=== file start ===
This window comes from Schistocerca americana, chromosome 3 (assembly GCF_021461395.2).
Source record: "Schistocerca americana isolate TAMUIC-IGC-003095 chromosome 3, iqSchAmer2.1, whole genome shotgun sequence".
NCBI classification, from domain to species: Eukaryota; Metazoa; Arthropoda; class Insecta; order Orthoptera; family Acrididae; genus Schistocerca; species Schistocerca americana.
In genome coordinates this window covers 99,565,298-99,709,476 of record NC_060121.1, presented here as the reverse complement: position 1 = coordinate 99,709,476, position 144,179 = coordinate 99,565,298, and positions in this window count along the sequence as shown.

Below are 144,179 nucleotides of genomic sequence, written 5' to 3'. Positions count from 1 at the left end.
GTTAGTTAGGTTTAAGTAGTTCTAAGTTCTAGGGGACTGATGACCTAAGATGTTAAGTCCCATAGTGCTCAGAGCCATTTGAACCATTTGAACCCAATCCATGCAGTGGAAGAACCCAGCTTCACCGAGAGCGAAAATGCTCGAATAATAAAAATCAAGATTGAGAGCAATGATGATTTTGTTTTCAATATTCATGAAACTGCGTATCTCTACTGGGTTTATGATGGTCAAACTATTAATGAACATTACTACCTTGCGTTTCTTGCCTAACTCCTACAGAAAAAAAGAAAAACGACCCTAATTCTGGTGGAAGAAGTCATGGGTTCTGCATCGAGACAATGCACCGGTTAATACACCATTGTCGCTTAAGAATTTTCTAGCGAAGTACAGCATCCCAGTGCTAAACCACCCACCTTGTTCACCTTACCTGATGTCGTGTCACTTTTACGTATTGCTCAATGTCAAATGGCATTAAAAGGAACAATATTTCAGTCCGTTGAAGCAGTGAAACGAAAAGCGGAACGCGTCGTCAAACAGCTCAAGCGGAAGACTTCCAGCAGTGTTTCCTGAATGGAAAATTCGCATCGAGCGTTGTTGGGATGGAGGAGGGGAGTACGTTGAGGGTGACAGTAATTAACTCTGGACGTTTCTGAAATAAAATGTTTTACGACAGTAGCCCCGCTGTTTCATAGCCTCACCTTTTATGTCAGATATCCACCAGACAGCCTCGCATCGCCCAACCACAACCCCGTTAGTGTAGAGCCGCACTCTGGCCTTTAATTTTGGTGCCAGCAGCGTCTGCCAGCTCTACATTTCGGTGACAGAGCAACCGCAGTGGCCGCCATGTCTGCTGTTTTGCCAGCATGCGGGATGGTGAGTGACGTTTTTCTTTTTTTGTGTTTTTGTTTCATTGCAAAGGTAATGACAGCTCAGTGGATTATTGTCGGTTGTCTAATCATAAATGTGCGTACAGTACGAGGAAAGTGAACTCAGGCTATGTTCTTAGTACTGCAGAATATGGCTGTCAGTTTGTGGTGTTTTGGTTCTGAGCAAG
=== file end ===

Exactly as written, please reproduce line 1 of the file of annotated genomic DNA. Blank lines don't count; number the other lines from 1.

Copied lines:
This window comes from Schistocerca americana, chromosome 3 (assembly GCF_021461395.2).